The Telegraph
Thursday , February 13 , 2014
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Holes in comparison with Bangla

Mumbai, Feb. 12: Comparisons are usually odious.

On Wednesday, Arvind Kejriwal stirred a hornet’s nest by saying that if Reliance Industries’ partner in the KG-D6 block — Niko Resources of Canada — could sell natural gas to the Bangladesh government at $2.34 per million British thermal unit (mBtu) from a field close to Dhaka, why was Reliance Industries clamouring for a gas price of close to $8.40 from April 1 for the gas it produces from the Krishna-Godavari basin?

The British thermal unit is a traditional unit of energy equal to about 1055 joules. It is the amount of energy needed to cool or heat one pound of water by one degree Fahrenheit. In the case of natural gas, it is a measure of the heating efficiency of the gas.

Some analysts have now started to pick holes in Kejriwal’s oversimplified comparison of apples and pears.

Oil industry veterans say Kejriwal is deliberately choosing to ignore the difference in capital expenditure involved between an unexplored, deep-water gasfield in India and a fully discovered onshore gas field in Bangladesh.

The gas field in Bangladesh is the Bangora field which covers 1,770 square kilometres surrounding the Bangladesh capital. Natural gas and condensate production began at Bangora on May 2006 — almost three years before the KG-D6 field started commercial production.

“Kejriwal is probably unaware that when Niko started operating the block in Bangladesh, the gas was already discovered there. Moreover, a crucial fact is that the particular block (Bangladesh) is on land, unlike the deep water KG-D6. There is a huge difference in exploring or producing gas on land and in a deep-water block where the process can be very challenging,” said an industry analyst who did not wish to be identified.

A complex deep-water exploration like KG-D6 — which is the first of its kind to start commercial production in the sub-continent — presents unique challenges that an onshore field cannot match. For starters, the environment is harsh especially when operating at a water depth of more than 2 kilometres. It is compounded by the fact that the underwater geological terrain and faults pose their own challenges. Soil erosion is a huge problem that could affect the stability of equipment at the seabed apart from leading to corrosion of the equipment.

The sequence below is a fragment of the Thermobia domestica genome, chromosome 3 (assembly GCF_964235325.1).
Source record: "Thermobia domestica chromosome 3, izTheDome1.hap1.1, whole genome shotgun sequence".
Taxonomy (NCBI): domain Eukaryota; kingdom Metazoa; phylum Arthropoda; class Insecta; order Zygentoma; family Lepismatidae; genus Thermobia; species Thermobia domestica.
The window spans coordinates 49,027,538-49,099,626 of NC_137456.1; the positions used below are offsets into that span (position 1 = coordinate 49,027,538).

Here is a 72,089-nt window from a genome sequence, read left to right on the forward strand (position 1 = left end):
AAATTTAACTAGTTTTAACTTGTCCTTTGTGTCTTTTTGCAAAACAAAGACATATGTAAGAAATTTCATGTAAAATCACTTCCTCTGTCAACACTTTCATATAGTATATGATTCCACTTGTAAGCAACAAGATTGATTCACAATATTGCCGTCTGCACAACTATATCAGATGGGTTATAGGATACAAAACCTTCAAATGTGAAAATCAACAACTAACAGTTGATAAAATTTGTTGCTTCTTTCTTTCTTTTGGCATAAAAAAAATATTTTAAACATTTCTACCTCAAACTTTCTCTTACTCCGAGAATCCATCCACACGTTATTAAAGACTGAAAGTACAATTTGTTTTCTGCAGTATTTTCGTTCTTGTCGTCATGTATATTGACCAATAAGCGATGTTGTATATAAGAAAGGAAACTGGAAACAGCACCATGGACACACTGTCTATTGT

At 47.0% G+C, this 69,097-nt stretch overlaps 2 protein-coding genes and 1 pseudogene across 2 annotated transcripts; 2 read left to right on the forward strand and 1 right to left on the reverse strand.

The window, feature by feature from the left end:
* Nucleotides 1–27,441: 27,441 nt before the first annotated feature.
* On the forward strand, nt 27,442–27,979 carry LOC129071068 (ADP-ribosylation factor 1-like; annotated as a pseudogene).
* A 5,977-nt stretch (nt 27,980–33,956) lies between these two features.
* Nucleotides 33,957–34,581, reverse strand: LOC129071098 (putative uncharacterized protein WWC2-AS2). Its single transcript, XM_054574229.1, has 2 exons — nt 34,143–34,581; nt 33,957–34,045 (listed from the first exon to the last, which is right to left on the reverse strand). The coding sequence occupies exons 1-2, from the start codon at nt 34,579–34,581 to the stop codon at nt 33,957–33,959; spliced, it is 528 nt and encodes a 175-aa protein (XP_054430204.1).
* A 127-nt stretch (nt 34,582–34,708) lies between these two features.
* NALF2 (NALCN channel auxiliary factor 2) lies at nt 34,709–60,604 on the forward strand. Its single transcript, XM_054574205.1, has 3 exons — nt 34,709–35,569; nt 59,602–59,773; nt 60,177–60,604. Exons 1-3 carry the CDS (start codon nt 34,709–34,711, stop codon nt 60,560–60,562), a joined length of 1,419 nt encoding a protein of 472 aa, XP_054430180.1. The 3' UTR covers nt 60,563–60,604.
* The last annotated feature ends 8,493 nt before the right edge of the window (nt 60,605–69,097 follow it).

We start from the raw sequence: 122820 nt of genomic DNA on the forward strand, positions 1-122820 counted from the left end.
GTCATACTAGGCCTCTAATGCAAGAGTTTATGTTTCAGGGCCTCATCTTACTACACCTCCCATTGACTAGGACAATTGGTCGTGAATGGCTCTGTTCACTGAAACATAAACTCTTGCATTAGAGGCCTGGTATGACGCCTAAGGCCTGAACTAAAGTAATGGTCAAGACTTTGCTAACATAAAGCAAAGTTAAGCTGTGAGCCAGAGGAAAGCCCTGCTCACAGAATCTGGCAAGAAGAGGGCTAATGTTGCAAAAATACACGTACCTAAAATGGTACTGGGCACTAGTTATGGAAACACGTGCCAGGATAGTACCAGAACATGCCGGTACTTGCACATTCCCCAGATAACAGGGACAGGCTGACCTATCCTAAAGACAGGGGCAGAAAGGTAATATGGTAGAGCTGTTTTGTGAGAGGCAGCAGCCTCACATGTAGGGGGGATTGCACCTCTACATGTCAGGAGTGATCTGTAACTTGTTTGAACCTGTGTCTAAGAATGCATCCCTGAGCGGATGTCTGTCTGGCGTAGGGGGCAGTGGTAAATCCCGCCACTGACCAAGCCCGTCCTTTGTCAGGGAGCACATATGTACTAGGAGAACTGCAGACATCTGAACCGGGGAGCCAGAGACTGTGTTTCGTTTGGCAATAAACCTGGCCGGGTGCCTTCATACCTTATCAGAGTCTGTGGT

Moreover, the cost of hiring a deep-water rig is very high with per day costs ranging between $200,000 and $500,000. Reliance is utilising two drillships in the field at the present. The KG-D6 oil and gas fields are located at water depths ranging from 600 meters and extending up to 2,000 metres. This is much beyond the range of human diver depths, which can at best go up to 100 metres.

Source added that Reliance also encountered the challenge of equipment installation because of rough ocean and weather conditions of the Bay of Bengal, which is one of the harshest operating environments in the world.

While such challenges and the discovery of gas in a deep-water block required sophisticated equipment like best in class deep-water rigs, thereby necessitating higher capital expenditure than onshore, the price of $2.34 per mBtu or even the earlier price of $4.20 per mBtu would have been unviable not only for Reliance, but also others engaged in producing gas from the Krishna-Godavari basin.

A similar view was echoed by former chairman of Oil and Natural Gas Corporation (ONGC) R.S. Sharma who said the price of $4.20 per mBtu was economically unviable to produce gas in the KG basin. ONGC has a field that adjoins the one operated by Reliance Industries. ONGC and Gujarat State Petroleum Corp (GSPC) have blocks that have yet to start production at the Krishna-Godavari basin.

“The considered opinion across our industry is that the earlier price of $4.20 per mBtu is not attractive to bring in greater foreign investments. Of course, buyers of gas may have a different opinion,” the official added.

There are two features in the Bangladesh project: unlike in KG-D6, Petrobangla, the state-owned utility, has a 10 per cent stake in the venture. Petrobangla is also the sole purchaser of the natural gas production from the field. So, it had a vested interest in keeping the purchase price low.

Finally, the Bangladesh government has granted a tax holiday to Niko Resources — a benefit that the Indian government doesn’t provide to investors here.